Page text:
SYDNEY, Aug. 8 (Xinhua) -- Australian scientists on Wednesday said they have recorded for the first time more than 175,000 microbes dwelling in the world's oceans, offering an unprecedented platform to measure the global effects of climate change and human activity.
The microorganisms make up nearly 98 percent of ocean biomass and help keep the marine ecosystem healthy, and are "possibly the most important organisms for maintaining our world as a healthy, inhabitable planet", the University of Newcastle's Dr Mark Brown, who led the research, said in a statement.
The latest findings, which involved eight Australian universities, Commonwealth agencies and research institutes, recorded the unique species of microbes at seven sites around Australia's coastline and into the Southern Ocean to help shed new light on the vast diversity of microbes and their environmental behavior.
The microbes "function in a similar way to organs in a human body. Some microbes act as the lungs of the ocean responsible for gathering and distributing oxygen to the planet, while others act as the gut or liver to detoxify impurities within the water and control the flow of nutrients", said Brown. These "sentinels of change" of the ocean respond rapidly to their environment and a slight change in conditions can dramatically reshape it.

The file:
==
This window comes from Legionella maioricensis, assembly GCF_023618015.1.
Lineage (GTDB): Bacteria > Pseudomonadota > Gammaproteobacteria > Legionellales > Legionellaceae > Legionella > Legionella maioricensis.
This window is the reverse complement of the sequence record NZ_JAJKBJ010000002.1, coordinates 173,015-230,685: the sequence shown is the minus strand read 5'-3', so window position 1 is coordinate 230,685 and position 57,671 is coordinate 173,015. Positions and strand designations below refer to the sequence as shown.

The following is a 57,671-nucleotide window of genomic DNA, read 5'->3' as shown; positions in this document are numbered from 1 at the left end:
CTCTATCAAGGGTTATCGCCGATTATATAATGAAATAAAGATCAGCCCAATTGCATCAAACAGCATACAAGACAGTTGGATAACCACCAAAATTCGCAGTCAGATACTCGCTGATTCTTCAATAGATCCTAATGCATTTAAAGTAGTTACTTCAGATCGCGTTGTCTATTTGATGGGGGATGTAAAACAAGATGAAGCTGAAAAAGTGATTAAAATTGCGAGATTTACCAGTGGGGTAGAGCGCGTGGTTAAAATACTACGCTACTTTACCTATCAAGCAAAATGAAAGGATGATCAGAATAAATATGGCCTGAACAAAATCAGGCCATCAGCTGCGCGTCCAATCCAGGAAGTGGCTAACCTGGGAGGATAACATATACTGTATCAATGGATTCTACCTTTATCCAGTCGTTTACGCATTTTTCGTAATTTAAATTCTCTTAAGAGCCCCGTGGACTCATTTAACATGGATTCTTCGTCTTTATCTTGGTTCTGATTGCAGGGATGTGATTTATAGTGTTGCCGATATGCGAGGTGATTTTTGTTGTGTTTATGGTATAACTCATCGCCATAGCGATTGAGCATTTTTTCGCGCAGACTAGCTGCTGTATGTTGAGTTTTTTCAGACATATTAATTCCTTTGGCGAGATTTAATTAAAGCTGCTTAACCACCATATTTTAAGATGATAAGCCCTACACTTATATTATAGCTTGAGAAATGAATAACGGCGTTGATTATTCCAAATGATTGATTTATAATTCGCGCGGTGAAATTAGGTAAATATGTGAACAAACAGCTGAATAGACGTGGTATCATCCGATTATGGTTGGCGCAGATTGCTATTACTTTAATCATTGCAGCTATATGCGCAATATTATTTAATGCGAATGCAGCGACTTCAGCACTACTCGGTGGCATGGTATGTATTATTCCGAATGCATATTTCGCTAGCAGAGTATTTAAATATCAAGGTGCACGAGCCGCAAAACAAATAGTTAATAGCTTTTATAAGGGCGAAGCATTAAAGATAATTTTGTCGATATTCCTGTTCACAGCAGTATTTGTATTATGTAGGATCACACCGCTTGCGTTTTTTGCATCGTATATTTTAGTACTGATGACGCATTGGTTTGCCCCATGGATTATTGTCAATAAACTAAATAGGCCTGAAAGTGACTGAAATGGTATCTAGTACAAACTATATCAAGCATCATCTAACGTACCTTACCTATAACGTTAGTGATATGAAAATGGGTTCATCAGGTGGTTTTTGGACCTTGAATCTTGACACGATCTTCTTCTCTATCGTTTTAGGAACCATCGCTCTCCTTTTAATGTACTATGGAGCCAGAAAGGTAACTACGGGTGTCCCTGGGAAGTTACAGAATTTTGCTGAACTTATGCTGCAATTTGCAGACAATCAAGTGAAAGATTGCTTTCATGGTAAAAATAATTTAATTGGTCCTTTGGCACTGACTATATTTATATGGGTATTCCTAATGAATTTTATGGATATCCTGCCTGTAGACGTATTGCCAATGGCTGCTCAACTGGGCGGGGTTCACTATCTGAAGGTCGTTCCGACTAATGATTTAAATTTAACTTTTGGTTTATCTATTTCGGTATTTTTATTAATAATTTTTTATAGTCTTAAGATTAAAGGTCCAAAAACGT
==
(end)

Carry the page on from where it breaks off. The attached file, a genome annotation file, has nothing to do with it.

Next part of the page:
Research co-author Dr Martin Ostrowski, from Macquarie University said the team is now building models to predict the location of the organisms and their specific functions.
"We can now use the baseline data we have collected to make models that tell us how microbes respond to different environmental conditions and how we expect them to change given future climate projections," said Ostrowski of the findings published in journal Scientific Data.
"The primary production and carbon use by marine microbes determines how much food is provided to the rest of the food chain, so our forecasts will be incredibly relevant to scientists but also to industries such as fisheries and tourism."